Regional differential effects of mechanical interventions.
This is the first study that demonstrates that neck extension, neck flexion, and bite opening influence airway collapsibility at both velopharynx and oropharynx. Because tongue musculature originates from and is enclosed by the mandible, changes in the mandibular position by mechanical interventions should result in displacement of the tongue base toward the same direction; therefore, it is not surprising to find significant influences of mechanical interventions on the oropharyngeal airway patency. In contrast, soft tissue at the level of the velopharynx is not enclosed by the mandible and there is no direct structural connection between the mandible and soft palate, which implies less or no influence of the mandibular position changes on velopharyngeal airway patency. Nevertheless, we found significant influences by mechanical interventions on the velopharyngeal patency. Structurally, the dorsum of the tongue is in close apposition with the anterior wall of the soft palate and is enclosed by the maxilla, suggesting mechanical interaction between the tongue and soft palate as we recently reported (6). Changes in the mandibular position may displace the tongue soft tissue at the level of the velopharynx, resulting in changes in the amount of soft tissue enclosed by the maxilla and therefore the Ptissue at this segment. Soft tissue interaction along the airway during a variety of mechanical interventions needs to be evaluated in future studies.
Craniocervical extension with a forward head posture is reported to be common in severe OSA patients during wakefulness (14, 19). Our results suggest that head posture compensates for increased collapsibility of the pharyngeal airway in these patients. Head position during sleep is mainly determined by the height and design of the pillow. Although use of a higher pillow often flexes the neck, which is not advantageous for airway maintenance, placement of a higher pillow with maintenance of the head straight up (sniffing position) produced higher cervical extension and improvement of pharyngeal airway patency in sedated children (18). Recently, Kushida et al. (8) found significant improvement of SDB in mild OSA patients with use of a pillow that promoted neck extension, whereas the improvement was not evident in severe OSA patients. Their finding agrees with our observation that 3 of 11 patients presented P′close above atmospheric pressure even after neck extension, whereas neck extension significantly decreased P′close. Accordingly, neck extension alone may not completely establish patent airway and normalize breathing in severe OSA patients.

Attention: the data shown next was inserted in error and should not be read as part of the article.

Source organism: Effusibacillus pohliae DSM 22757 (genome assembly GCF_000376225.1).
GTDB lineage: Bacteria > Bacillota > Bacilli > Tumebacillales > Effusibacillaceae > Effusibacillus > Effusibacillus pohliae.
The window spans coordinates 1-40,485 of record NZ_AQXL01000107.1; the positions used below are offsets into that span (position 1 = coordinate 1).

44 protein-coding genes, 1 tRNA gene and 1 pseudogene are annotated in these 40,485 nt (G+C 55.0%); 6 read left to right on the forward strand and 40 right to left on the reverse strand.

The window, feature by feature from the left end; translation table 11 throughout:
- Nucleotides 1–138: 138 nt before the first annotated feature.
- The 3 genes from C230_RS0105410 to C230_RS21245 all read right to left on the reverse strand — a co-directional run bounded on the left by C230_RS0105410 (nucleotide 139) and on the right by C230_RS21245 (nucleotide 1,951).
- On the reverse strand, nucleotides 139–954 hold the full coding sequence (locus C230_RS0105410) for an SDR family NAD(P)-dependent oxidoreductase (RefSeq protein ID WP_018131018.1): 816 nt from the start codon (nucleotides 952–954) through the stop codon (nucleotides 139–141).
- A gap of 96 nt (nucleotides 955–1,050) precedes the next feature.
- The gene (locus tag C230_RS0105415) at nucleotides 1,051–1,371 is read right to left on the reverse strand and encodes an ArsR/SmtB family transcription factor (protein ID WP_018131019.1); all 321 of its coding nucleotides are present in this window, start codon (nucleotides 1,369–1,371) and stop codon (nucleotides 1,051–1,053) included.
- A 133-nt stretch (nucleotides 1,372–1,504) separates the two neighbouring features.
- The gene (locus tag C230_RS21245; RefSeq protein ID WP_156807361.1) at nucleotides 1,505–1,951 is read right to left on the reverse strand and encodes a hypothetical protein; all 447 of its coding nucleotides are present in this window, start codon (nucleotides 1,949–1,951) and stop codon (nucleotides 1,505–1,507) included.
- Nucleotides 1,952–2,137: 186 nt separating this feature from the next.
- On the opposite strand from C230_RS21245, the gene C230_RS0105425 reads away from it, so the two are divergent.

Miyamoto et al. (12) reported that the total time spent with mouth opening during sleep was greater in OSA patients than in normal subjects, in accordance with previous observations by Hollowell and Suratt (2). They further reported that bite opening progressively increased during the apneic period and decreased at termination of apnea (12). Our results suggest that bite opening partly contributes to the occurrence and persistence of obstructive apnea; moreover, bite closure partly contributes to reestablishment of the patent airway. Furthermore, bite closure with the use of oral appliances can contribute to efficacy of oral appliances for treatment of SDB, although a recent clinical investigation did not support this (15).
We conclude that head positions and bite opening influence collapsibility of the passive pharynx in patients with SDB. The observations are well explained by a mechanical model for the pharyngeal airway (a collapsible tube surrounded by soft material within a rigid box).
We appreciate the assistance of Sara Shimizu, M.D., who greatly helped to improve this manuscript.
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- Copyright © 2004 the American Physiological Society